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Inverse methods for quantifying time-varying subglacial perturbations from altimetry
  • Aaron Stubblefield
Aaron Stubblefield
Columbia University

Corresponding Author:[email protected]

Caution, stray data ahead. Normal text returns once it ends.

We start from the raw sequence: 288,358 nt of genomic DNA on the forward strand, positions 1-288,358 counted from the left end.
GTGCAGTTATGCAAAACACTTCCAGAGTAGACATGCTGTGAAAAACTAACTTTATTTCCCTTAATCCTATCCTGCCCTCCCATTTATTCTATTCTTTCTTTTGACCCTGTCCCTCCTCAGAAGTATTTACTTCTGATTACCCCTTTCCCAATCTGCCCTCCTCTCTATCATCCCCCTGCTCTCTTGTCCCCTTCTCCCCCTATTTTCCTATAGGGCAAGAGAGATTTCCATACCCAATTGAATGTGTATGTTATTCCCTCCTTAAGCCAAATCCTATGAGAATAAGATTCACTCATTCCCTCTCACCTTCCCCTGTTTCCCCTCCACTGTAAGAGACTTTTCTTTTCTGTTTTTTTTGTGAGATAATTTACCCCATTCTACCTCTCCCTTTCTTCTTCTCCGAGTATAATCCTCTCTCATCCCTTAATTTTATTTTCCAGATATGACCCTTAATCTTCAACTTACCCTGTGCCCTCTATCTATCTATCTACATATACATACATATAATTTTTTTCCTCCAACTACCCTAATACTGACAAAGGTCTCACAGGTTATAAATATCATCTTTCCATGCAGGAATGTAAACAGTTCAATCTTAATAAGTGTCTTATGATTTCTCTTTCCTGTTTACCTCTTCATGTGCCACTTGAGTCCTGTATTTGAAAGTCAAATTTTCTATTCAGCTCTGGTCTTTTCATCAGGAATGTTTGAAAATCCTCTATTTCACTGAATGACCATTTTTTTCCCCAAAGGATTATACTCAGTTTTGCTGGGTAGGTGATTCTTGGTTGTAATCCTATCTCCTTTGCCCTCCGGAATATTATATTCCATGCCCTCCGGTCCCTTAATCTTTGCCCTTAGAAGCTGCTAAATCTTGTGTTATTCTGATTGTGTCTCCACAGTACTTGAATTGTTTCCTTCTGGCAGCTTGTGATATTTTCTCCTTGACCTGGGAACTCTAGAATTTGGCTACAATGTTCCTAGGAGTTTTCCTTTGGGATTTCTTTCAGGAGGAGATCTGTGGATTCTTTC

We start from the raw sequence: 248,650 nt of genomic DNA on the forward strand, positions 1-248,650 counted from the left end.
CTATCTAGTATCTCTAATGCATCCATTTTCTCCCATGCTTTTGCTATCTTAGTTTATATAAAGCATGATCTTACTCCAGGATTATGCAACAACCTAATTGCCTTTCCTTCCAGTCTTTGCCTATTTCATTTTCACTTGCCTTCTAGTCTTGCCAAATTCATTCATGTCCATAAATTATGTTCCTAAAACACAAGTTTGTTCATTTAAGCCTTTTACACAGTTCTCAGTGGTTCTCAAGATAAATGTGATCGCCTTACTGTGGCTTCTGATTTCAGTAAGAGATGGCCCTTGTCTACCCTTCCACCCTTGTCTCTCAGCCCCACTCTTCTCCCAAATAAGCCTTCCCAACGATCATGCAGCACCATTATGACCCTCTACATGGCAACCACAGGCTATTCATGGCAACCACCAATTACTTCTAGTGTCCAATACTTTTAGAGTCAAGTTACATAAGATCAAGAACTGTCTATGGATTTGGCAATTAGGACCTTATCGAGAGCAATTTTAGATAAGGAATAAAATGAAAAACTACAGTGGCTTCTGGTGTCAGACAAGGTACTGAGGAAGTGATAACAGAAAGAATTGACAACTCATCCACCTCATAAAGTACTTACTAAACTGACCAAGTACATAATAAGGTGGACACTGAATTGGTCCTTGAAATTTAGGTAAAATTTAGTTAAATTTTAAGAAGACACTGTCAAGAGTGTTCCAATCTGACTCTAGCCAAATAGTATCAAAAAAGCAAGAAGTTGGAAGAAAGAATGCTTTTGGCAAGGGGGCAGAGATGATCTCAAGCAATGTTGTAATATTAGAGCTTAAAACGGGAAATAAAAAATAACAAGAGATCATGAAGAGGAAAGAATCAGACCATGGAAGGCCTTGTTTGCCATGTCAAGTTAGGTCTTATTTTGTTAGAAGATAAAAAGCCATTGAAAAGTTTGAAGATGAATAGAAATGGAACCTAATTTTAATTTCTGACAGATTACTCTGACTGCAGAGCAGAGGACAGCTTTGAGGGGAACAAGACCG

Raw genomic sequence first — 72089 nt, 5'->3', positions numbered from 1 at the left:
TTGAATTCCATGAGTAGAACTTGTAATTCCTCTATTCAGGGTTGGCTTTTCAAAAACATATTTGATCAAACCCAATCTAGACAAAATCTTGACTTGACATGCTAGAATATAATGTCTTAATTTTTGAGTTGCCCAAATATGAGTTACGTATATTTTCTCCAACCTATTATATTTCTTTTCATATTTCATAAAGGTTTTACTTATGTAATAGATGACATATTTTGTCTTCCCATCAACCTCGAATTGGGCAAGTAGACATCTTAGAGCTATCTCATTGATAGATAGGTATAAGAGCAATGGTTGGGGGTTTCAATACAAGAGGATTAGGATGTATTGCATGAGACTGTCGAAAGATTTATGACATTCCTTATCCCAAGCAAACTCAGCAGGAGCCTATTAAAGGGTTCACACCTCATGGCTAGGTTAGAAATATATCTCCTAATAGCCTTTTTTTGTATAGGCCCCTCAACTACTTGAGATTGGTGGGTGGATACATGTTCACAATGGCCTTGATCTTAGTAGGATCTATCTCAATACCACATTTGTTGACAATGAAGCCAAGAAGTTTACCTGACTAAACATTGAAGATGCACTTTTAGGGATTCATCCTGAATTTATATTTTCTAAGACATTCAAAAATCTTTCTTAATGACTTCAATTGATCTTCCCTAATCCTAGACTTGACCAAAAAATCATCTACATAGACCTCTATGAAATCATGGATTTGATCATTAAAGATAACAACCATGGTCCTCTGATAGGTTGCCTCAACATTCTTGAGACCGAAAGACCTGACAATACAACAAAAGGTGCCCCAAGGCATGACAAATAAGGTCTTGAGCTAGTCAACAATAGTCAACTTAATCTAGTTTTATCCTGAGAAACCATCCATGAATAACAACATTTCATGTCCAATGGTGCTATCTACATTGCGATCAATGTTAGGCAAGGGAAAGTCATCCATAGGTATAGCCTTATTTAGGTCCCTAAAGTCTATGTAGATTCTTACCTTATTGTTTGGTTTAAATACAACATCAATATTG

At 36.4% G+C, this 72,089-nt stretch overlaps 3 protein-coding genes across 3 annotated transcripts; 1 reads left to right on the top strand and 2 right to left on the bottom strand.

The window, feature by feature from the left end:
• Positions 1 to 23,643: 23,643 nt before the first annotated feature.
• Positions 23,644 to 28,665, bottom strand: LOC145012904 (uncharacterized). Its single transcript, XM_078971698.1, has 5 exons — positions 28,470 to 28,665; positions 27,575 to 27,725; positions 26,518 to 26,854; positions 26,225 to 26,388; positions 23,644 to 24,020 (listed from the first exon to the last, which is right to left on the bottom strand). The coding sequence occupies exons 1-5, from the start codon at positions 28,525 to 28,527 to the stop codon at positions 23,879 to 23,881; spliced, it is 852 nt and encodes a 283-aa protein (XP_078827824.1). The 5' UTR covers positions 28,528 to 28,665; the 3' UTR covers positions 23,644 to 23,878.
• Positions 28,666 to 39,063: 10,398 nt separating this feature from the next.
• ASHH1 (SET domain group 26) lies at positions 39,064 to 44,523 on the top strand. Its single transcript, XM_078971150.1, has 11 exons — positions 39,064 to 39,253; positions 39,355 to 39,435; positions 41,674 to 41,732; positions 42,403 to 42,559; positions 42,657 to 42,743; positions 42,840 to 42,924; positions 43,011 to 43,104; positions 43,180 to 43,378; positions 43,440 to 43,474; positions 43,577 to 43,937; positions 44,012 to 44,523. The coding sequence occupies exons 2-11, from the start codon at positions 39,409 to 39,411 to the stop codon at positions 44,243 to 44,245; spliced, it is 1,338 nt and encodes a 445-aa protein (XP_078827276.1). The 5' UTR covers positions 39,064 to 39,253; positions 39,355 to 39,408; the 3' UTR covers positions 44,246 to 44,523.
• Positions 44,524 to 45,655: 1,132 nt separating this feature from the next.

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Glacier surface elevation responds to a variety of localized processes occurring beneath the ice. Subglacial-lake volume change in particular is inherently time-dependent, producing time-varying perturbations in ice-surface elevation. Here, we introduce inverse methods for quantifying time-varying subglacial perturbations from altimetry data and, when available, horizontal surface velocity data. The forward model is based on a small-perturbation approximation of the Stokes equations that is solved efficiently with Fourier transform methods. The inverse methods are derived from variational least-squares optimization problems and the associated normal equations are solved with the conjugate gradient method. We conduct synthetic tests for reconstructing time-varying basal vertical velocity and drag perturbations that are motivated by subglacial-lake activity and slippery spots beneath Antarctic ice streams. We show that incorporation of horizontal surface velocity data as additional constraints can refine altimetry-based inversions or facilitate reconstruction of multiple fields, depending on whether the data are spatially discrete or continuous. We further validate the method by showing that it can reconstruct basal perturbations from synthetic elevation data that are produced by a nonlinear subglacial lake model. With the advent of high spatial and temporal resolution altimetry data from NASA's ICESat-2 mission, these inverse methods will facilitate further assessment of the relation between ice-sheet flow and subglacial processes.